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Facing Race Panel
Interviewing Isis King
When I was 16 years old, I went on my very first date. I was young and cute and had blonde streaks I copied from one of Destiny’s Child’s early videos. It was my “Bug a Boo” phase, a time in my teen years where I rarely went anywhere without a cowboy hat.
Adrian was tall and lanky and the color of fresh sugar cookies. He was the first man to ever ask me out.
These were things any passing observer could see. But underneath my PYT surface, was a young insecure girl, tiptoeing a delicate line, just months into her transition. Adrian could see the black pants and white blouse and pink lip gloss. He couldn’t see the shoulder pads I wore in my jeans or the cutlets I stuck in my bra for a curvier look.
Like any other first date, Adrian didn’t really see the girl he was hoping to woo — possibly into his bed.
He approached me one night when I was out in Waikiki with my girlfriends. We were all in “drag” as we called it then. We didn’t know we were trans. We didn’t know the terms transgender and transsexual. We didn’t know we’d all grow up to be women. We were kids, learning about ourselves, learning about each other, learning about life.
It was our fifth or sixth time prancing out as female in public, and Adrian was the first guy to actually approach any of us, plucking me out of the group.
At 16, manny of us just want to feel special and validated. And in my romance-crazed mind, I yearned to be loved. At 16, he was the Prince who would love me and save me and transform all my woes. He was my happily ever after, and all he said was “Hey.”
He asked me my name. I said Janet. He asked me my age. I lied and said I was 18. He asked if he could have my phone number. I gave him my pager instead because my brothers weren’t used to calling me Janet yet.
Upon departing, he kissed my hand and said he looked forward to seeing me soon. I felt lucky.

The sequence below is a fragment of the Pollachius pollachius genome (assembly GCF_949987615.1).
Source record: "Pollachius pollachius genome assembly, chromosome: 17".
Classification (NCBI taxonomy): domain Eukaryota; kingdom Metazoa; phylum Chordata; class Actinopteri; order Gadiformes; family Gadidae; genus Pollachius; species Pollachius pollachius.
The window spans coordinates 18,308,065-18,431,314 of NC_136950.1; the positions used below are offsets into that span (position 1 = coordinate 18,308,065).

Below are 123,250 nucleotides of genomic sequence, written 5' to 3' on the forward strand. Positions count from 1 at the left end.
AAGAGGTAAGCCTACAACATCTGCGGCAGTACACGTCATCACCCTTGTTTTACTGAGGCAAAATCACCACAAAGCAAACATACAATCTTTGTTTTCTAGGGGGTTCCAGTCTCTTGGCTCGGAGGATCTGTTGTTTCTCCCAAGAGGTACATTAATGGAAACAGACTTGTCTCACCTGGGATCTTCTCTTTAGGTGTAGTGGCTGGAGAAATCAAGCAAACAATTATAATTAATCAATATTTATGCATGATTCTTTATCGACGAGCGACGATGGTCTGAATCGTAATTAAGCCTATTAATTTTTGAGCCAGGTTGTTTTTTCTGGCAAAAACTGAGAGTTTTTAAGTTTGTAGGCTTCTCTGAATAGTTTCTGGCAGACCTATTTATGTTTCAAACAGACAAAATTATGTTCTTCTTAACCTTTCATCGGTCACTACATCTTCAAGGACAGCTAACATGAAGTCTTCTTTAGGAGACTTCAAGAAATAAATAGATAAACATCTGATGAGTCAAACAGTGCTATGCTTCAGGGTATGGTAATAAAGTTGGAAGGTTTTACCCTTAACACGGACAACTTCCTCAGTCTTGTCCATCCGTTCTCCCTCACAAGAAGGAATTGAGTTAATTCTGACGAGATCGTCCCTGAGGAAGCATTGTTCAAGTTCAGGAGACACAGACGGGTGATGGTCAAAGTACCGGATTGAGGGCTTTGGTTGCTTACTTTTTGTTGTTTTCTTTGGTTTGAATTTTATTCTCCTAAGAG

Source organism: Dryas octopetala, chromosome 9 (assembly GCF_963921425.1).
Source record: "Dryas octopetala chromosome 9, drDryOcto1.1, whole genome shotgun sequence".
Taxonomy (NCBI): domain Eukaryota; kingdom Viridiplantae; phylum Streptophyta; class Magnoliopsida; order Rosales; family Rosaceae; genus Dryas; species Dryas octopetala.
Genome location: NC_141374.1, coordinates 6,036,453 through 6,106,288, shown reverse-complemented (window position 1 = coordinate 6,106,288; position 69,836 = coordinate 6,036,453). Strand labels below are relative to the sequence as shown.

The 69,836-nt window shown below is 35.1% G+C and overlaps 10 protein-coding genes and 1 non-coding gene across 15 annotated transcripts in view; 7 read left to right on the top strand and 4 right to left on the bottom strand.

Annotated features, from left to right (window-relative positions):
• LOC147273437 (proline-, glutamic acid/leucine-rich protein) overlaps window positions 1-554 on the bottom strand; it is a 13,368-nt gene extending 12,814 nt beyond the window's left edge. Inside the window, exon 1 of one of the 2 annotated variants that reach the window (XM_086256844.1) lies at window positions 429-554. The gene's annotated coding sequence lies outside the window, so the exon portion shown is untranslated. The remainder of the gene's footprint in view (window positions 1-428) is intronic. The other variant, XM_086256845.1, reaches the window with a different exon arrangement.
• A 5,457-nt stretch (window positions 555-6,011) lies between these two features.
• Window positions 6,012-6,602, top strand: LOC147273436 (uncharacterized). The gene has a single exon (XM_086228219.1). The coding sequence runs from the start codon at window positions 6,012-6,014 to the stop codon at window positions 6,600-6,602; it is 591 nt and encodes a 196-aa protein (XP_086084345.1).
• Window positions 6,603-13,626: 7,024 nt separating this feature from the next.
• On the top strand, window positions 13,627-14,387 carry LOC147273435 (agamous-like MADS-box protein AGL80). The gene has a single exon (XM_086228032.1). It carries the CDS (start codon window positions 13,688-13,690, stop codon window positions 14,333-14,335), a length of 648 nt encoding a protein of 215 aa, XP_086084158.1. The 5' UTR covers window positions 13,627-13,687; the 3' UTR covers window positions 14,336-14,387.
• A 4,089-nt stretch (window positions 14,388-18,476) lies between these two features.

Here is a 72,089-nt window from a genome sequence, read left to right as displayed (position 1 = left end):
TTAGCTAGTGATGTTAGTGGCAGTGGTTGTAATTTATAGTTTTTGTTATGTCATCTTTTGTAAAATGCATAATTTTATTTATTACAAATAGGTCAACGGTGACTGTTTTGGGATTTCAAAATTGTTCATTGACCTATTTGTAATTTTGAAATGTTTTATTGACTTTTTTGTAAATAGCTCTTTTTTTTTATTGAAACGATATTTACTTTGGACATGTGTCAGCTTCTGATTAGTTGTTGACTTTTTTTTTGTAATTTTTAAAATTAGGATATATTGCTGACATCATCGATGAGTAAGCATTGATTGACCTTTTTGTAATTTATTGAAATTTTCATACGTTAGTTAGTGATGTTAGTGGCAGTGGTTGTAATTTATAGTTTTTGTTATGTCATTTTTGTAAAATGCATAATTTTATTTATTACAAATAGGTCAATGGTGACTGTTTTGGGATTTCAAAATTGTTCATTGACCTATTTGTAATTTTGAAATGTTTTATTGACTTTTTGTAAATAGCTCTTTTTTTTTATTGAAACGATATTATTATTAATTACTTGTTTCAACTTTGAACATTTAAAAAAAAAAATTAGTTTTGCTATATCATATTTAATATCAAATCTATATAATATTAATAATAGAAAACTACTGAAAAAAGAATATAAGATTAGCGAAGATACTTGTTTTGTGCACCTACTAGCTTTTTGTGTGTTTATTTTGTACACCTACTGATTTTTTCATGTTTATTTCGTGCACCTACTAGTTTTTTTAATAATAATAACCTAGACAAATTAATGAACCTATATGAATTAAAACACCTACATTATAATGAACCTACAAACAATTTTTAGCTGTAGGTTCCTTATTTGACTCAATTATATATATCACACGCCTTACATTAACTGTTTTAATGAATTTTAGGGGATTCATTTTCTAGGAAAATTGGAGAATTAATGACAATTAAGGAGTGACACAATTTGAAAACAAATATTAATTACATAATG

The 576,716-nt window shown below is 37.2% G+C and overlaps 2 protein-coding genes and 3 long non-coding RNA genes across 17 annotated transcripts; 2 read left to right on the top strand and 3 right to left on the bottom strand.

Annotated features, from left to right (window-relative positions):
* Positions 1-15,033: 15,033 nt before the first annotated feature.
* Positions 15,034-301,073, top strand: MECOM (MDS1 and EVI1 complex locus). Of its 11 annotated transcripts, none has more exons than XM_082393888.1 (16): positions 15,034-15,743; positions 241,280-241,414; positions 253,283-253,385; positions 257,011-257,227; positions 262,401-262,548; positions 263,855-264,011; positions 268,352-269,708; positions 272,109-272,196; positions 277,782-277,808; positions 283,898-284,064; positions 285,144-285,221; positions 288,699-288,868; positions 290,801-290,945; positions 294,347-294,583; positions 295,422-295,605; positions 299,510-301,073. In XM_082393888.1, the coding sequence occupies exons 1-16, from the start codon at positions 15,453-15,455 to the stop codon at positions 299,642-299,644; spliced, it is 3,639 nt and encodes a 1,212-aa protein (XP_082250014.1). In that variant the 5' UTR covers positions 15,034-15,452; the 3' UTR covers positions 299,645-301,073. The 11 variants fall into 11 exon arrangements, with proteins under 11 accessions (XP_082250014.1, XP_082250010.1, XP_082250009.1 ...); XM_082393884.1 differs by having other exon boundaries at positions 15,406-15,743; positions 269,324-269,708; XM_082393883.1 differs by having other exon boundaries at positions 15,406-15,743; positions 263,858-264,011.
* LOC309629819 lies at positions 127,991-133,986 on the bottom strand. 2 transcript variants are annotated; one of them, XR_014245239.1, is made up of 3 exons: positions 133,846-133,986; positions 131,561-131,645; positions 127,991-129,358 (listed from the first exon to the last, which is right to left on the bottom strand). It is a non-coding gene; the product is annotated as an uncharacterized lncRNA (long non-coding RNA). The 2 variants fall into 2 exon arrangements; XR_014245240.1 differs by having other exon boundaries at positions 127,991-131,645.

Returning to my friends, they gagged over the fact that I seemingly just passed as any other girl. I was the first in the group to actually be seen as I was without any disclaimers.
“Well make sure you pluck those umis before your first date,” one friend playfully read me. Umis in Hawaiian slang was facial hair, of which I swear I did not have.
A week later and I was alone with Adrian in his red sedan, which thumped with a Jagged Edge song as we made our way to the Spaghetti Factory.
For the first time in my young life, I felt authentic, like any other girl. I felt I had died and gone to post-transition heaven, where we all could be exactly who we are. This was months before I began hormone therapy, months before I asked teachers to call me Janet, months before I’d get called into the vice-principal’s office for wearing a skirt to school.
It was the dawn of my medical transition and I was desperate to be seen as the girl I knew I was. And Adrian saw me that way, and I didn’t want it to end. He told me I was beautiful, placing his hand on the small of my back as we walked into the restaurant.
The Spaghetti Factory was my choice. It was the only restaurant I knew that was kinda fancy, yet affordable. Hawaii didn’t have the Olive Garden, but we had Spaghetti Factory which was the venue for my Papa’s birthdays every year, where I always ordered the spaghetti with Portuguese sausage and garlic bread.
Randomly, I’d look around to see if anyone I knew was in the restaurant. But as the dinner progressed, the nerves subsided and I fell into the groove of just two people learning one another. I talked about my brothers and school and my dreams of moving away from Hawaii. He talked about moving to Hawaii, being homesick for Ohio and the fear of having to actually use the skills he was trained for as a new Marine.
It was then upon that revelation that I saw Adrian not as my Prince, but as a young guy, only three years older than me preparing for war. He was a young man finding his place in the world. And we were just strangers getting to know one another.
And just like that, just when I was enjoying myself a voice screamed, “LIAR!” in my head. I had to tell him, I told myself. I didn’t not want to tell him, but I reasoned that we hadn’t been physical yet so it was all okay.
We left the restaurant, and strolled on Ala Moana Beach, where Adrian reached out and found my hand. It was a scene out of a romantic comedy, and I was the Julia Roberts character: frizzy-haired, toothy and full of nervous energy.
“I never heard the ocean back home,” Adrian said. “I don’t think I’ll ever get used to that.”
“I had,” I lied, marveling at the whooshing, the strength of the Pacific, which blanketed the only home I knew.
Like the vast ocean, I didn’t want this night to end.